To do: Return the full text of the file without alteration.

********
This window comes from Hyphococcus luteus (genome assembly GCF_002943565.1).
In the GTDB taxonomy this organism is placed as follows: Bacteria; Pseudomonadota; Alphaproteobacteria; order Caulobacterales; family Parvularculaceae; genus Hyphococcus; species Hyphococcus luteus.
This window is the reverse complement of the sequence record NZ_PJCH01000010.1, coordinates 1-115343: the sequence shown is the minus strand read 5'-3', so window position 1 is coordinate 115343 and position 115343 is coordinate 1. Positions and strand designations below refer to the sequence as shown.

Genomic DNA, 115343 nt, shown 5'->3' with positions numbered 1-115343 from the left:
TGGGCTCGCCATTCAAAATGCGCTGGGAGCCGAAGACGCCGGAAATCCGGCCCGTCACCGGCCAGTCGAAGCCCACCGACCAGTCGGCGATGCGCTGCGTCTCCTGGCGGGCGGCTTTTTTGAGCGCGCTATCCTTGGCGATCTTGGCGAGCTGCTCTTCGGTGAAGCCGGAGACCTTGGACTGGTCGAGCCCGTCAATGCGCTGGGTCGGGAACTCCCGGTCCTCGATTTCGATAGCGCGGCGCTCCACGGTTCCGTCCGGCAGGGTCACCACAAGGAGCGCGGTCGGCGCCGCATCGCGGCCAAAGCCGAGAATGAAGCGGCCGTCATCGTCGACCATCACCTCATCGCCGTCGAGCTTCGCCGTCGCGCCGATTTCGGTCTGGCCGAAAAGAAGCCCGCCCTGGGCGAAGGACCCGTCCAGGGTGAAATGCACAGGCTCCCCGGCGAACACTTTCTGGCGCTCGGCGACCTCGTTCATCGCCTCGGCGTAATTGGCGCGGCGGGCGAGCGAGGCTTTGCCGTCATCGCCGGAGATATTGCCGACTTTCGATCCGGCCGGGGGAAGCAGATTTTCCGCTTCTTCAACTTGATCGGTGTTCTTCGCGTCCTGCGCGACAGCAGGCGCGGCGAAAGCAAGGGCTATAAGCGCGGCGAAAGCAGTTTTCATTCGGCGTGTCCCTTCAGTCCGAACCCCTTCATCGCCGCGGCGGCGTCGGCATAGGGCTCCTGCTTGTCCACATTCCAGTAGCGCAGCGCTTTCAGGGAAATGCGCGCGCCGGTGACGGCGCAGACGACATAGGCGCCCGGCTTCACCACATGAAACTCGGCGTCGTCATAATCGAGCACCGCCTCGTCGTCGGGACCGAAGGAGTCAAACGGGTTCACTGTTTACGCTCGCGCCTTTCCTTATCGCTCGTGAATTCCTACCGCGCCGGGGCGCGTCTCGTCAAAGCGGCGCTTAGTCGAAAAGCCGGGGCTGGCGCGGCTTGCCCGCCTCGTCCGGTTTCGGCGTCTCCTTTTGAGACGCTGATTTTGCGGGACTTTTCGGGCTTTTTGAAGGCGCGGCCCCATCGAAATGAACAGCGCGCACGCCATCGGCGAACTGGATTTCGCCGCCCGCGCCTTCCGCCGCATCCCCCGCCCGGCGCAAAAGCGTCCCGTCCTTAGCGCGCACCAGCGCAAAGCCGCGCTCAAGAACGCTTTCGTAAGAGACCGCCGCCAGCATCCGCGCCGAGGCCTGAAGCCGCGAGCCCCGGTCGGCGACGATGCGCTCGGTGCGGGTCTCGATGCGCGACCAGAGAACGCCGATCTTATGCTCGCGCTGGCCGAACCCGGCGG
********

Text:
This window comes from Hyphococcus luteus (genome assembly GCF_002943565.1).
In the GTDB taxonomy this organism is placed as follows: Bacteria; Pseudomonadota; Alphaproteobacteria; order Caulobacterales; family Parvularculaceae; genus Hyphococcus; species Hyphococcus luteus.
This window is the reverse complement of the sequence record NZ_PJCH01000010.1, coordinates 1-115343: the sequence shown is the minus strand read 5'-3', so window position 1 is coordinate 115343 and position 115343 is coordinate 1. Positions and strand designations below refer to the sequence as shown.

Genomic DNA, 115343 nt, shown 5'->3' with positions numbered 1-115343 from the left:
TGGGCTCGCCATTCAAAATGCGCTGGGAGCCGAAGACGCCGGAAATCCGGCCCGTCACCGGCCAGTCGAAGCCCACCGACCAGTCGGCGATGCGCTGCGTCTCCTGGCGGGCGGCTTTTTTGAGCGCGCTATCCTTGGCGATCTTGGCGAGCTGCTCTTCGGTGAAGCCGGAGACCTTGGACTGGTCGAGCCCGTCAATGCGCTGGGTCGGGAACTCCCGGTCCTCGATTTCGATAGCGCGGCGCTCCACGGTTCCGTCCGGCAGGGTCACCACAAGGAGCGCGGTCGGCGCCGCATCGCGGCCAAAGCCGAGAATGAAGCGGCCGTCATCGTCGACCATCACCTCATCGCCGTCGAGCTTCGCCGTCGCGCCGATTTCGGTCTGGCCGAAAAGAAGCCCGCCCTGGGCGAAGGACCCGTCCAGGGTGAAATGCACAGGCTCCCCGGCGAACACTTTCTGGCGCTCGGCGACCTCGTTCATCGCCTCGGCGTAATTGGCGCGGCGGGCGAGCGAGGCTTTGCCGTCATCGCCGGAGATATTGCCGACTTTCGATCCGGCCGGGGGAAGCAGATTTTCCGCTTCTTCAACTTGATCGGTGTTCTTCGCGTCCTGCGCGACAGCAGGCGCGGCGAAAGCAAGGGCTATAAGCGCGGCGAAAGCAGTTTTCATTCGGCGTGTCCCTTCAGTCCGAACCCCTTCATCGCCGCGGCGGCGTCGGCATAGGGCTCCTGCTTGTCCACATTCCAGTAGCGCAGCGCTTTCAGGGAAATGCGCGCGCCGGTGACGGCGCAGACGACATAGGCGCCCGGCTTCACCACATGAAACTCGGCGTCGTCATAATCGAGCACCGCCTCGTCGTCGGGACCGAAGGAGTCAAACGGGTTCACTGTTTACGCTCGCGCCTTTCCTTATCGCTCGTGAATTCCTACCGCGCCGGGGCGCGTCTCGTCAAAGCGGCGCTTAGTCGAAAAGCCGGGGCTGGCGCGGCTTGCCCGCCTCGTCCGGTTTCGGCGTCTCCTTTTGAGACGCTGATTTTGCGGGACTTTTCGGGCTTTTTGAAGGCGCGGCCCCATCGAAATGAACAGCGCGCACGCCATCGGCGAACTGGATTTCGCCGCCCGCGCCTTCCGCCGCATCCCCCGCCCGGCGCAAAAGCGTCCCGTCCTTAGCGCGCACCAGCGCAAAGCCGCGCTCAAGAACGCTTTCGTAAGAGACCGCCGCCAGCATCCGCGCCGAGGCCTGAAGCCGCGAGCCCCGGTCGGCGACGATGCGCTCGGTGCGGGTCTCGATGCGCGACCAGAGAACGCCGATCTTATGCTCGCGCTGGCCGAACCCGGCGG